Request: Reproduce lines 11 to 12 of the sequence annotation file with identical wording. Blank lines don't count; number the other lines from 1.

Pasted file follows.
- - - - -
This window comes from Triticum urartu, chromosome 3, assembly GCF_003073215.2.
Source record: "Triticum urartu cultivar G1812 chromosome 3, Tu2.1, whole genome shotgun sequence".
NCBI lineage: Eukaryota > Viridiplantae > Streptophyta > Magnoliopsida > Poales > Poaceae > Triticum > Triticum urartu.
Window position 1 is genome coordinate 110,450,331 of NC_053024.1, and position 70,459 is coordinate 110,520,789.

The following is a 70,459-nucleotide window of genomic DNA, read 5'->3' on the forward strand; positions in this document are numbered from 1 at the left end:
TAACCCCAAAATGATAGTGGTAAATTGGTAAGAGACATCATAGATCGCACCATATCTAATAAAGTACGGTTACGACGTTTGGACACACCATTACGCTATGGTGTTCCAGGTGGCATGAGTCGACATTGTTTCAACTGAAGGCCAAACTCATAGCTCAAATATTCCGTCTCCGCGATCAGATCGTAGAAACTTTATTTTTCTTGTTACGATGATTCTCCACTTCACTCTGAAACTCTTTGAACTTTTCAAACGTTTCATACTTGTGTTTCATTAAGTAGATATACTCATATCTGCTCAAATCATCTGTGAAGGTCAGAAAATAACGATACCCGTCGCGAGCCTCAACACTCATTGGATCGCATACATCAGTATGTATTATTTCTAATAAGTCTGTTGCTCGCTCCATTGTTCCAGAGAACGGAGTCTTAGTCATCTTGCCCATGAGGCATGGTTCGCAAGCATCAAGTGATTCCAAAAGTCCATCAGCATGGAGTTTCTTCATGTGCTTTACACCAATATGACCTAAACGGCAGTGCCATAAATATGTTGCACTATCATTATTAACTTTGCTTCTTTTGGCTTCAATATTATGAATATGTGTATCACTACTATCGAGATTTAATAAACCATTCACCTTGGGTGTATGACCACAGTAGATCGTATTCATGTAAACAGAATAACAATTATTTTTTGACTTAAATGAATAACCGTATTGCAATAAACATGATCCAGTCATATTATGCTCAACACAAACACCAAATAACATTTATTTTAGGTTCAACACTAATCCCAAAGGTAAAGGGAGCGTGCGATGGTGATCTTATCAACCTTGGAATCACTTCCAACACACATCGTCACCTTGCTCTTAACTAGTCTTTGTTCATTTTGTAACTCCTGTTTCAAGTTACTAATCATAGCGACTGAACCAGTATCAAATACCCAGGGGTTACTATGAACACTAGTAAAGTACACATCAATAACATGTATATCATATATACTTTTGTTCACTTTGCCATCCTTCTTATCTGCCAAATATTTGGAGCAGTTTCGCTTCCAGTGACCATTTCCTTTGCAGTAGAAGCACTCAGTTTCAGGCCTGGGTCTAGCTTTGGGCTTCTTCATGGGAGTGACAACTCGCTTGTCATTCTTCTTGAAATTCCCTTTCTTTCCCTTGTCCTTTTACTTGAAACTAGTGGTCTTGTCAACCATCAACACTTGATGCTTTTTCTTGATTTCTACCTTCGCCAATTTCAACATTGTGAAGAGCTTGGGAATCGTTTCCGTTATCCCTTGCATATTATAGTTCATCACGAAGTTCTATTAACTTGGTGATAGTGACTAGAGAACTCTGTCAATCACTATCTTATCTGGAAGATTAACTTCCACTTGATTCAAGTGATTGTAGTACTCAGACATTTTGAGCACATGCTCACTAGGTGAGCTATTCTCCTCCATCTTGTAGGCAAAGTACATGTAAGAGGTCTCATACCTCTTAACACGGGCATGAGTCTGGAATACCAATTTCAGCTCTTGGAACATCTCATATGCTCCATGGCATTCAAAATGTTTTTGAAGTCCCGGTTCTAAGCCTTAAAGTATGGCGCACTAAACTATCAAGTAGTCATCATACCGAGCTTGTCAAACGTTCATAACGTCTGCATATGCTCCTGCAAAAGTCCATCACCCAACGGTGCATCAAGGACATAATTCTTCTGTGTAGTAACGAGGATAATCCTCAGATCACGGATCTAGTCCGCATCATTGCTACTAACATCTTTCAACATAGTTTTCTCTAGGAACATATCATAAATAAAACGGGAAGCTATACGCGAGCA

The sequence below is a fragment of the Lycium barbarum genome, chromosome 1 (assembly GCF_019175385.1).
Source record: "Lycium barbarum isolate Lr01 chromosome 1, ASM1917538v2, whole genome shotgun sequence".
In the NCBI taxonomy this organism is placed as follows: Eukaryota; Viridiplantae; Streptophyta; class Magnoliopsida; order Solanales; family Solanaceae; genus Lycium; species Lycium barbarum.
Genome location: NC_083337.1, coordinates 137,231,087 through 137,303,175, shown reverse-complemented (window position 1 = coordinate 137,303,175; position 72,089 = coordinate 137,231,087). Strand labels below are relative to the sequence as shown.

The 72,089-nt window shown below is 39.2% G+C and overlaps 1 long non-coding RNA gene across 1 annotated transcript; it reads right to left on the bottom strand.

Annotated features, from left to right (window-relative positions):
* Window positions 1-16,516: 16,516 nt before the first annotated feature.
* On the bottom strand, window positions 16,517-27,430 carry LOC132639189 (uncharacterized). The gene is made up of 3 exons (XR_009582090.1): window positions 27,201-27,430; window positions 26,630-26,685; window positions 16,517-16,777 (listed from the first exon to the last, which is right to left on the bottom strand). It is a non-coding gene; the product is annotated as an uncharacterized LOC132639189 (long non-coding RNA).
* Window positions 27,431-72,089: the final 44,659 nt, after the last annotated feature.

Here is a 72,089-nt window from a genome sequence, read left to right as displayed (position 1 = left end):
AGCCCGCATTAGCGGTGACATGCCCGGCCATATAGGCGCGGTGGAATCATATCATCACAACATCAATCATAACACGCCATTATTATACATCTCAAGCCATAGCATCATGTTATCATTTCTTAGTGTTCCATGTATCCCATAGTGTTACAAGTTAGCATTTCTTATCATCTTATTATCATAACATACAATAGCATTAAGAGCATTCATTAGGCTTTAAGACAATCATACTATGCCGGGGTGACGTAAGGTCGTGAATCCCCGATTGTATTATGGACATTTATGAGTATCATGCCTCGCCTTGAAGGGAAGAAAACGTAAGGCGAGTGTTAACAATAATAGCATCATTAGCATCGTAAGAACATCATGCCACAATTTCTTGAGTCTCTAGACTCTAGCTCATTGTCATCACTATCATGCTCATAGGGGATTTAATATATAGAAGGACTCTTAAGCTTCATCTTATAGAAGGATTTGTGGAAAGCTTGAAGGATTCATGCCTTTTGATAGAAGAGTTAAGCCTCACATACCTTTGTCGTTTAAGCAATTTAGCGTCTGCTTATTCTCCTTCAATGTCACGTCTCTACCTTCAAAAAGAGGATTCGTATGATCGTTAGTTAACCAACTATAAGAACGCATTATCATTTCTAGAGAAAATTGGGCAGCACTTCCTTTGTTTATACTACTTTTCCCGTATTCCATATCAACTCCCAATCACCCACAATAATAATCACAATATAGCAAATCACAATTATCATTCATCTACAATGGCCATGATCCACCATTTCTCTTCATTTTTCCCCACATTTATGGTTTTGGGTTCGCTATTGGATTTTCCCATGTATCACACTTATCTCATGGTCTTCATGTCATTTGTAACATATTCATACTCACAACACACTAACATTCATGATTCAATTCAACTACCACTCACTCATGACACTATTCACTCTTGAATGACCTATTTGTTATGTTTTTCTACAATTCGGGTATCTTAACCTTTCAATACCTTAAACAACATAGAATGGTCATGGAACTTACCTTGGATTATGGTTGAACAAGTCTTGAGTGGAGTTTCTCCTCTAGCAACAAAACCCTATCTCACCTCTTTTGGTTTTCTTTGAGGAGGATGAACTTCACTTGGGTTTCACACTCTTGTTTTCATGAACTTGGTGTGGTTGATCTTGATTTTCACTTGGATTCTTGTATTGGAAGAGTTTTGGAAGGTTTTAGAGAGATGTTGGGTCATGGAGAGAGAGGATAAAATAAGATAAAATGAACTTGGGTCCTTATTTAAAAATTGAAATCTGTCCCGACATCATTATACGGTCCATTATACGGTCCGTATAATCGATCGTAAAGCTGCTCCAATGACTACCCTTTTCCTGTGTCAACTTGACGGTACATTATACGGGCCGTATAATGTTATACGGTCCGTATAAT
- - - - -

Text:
The 72,089-nt window shown below is 39.2% G+C and overlaps 1 long non-coding RNA gene across 1 annotated transcript; it reads right to left on the bottom strand.

Annotated features, from left to right (window-relative positions):